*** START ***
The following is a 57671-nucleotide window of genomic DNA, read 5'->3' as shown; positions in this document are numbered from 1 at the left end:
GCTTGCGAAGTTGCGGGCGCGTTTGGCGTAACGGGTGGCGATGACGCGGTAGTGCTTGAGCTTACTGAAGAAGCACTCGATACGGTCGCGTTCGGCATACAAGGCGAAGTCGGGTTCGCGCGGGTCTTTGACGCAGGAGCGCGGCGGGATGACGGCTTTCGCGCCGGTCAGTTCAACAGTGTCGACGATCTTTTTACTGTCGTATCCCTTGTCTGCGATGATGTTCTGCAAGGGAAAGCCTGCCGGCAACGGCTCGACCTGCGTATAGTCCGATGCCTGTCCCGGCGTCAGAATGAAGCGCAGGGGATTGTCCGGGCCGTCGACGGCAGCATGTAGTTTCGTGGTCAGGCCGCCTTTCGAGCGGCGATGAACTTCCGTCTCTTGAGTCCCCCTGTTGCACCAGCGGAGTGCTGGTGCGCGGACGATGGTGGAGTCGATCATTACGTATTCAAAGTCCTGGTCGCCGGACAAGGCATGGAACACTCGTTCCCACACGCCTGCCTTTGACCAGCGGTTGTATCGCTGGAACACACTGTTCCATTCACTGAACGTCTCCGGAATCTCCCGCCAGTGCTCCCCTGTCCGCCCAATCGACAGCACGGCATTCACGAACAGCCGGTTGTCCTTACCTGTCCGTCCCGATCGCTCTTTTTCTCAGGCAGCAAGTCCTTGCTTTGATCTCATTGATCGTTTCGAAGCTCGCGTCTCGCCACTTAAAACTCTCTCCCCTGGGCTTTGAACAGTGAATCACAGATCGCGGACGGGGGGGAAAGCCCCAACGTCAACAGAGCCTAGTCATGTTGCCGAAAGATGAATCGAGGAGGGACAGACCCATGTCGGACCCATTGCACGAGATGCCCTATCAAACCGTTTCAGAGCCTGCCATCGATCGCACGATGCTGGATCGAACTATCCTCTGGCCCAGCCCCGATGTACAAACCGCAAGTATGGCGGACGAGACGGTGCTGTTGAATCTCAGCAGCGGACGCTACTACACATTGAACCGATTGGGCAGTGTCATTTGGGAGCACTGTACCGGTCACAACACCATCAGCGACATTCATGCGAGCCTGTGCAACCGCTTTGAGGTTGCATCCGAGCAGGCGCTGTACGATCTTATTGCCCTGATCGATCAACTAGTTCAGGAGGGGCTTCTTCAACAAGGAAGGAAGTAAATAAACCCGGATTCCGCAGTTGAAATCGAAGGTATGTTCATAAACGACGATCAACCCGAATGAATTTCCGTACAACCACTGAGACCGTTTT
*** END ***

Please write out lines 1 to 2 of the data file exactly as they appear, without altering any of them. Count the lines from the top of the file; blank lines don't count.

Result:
The following is a 57671-nucleotide window of genomic DNA, read 5'->3' as shown; positions in this document are numbered from 1 at the left end:
GCTTGCGAAGTTGCGGGCGCGTTTGGCGTAACGGGTGGCGATGACGCGGTAGTGCTTGAGCTTACTGAAGAAGCACTCGATACGGTCGCGTTCGGCATACAAGGCGAAGTCGGGTTCGCGCGGGTCTTTGACGCAGGAGCGCGGCGGGATGACGGCTTTCGCGCCGGTCAGTTCAACAGTGTCGACGATCTTTTTACTGTCGTATCCCTTGTCTGCGATGATGTTCTGCAAGGGAAAGCCTGCCGGCAACGGCTCGACCTGCGTATAGTCCGATGCCTGTCCCGGCGTCAGAATGAAGCGCAGGGGATTGTCCGGGCCGTCGACGGCAGCATGTAGTTTCGTGGTCAGGCCGCCTTTCGAGCGGCGATGAACTTCCGTCTCTTGAGTCCCCCTGTTGCACCAGCGGAGTGCTGGTGCGCGGACGATGGTGGAGTCGATCATTACGTATTCAAAGTCCTGGTCGCCGGACAAGGCATGGAACACTCGTTCCCACACGCCTGCCTTTGACCAGCGGTTGTATCGCTGGAACACACTGTTCCATTCACTGAACGTCTCCGGAATCTCCCGCCAGTGCTCCCCTGTCCGCCCAATCGACAGCACGGCATTCACGAACAGCCGGTTGTCCTTACCTGTCCGTCCCGATCGCTCTTTTTCTCAGGCAGCAAGTCCTTGCTTTGATCTCATTGATCGTTTCGAAGCTCGCGTCTCGCCACTTAAAACTCTCTCCCCTGGGCTTTGAACAGTGAATCACAGATCGCGGACGGGGGGGAAAGCCCCAACGTCAACAGAGCCTAGTCATGTTGCCGAAAGATGAATCGAGGAGGGACAGACCCATGTCGGACCCATTGCACGAGATGCCCTATCAAACCGTTTCAGAGCCTGCCATCGATCGCACGATGCTGGATCGAACTATCCTCTGGCCCAGCCCCGATGTACAAACCGCAAGTATGGCGGACGAGACGGTGCTGTTGAATCTCAGCAGCGGACGCTACTACACATTGAACCGATTGGGCAGTGTCATTTGGGAGCACTGTACCGGTCACAACACCATCAGCGACATTCATGCGAGCCTGTGCAACCGCTTTGAGGTTGCATCCGAGCAGGCGCTGTACGATCTTATTGCCCTGATCGATCAACTAGTTCAGGAGGGGCTTCTTCAACAAGGAAGGAAGTAAATAAACCCGGATTCCGCAGTTGAAATCGAAGGTATGTTCATAAACGACGATCAACCCGAATGAATTTCCGTACAACCACTGAGACCGTTTT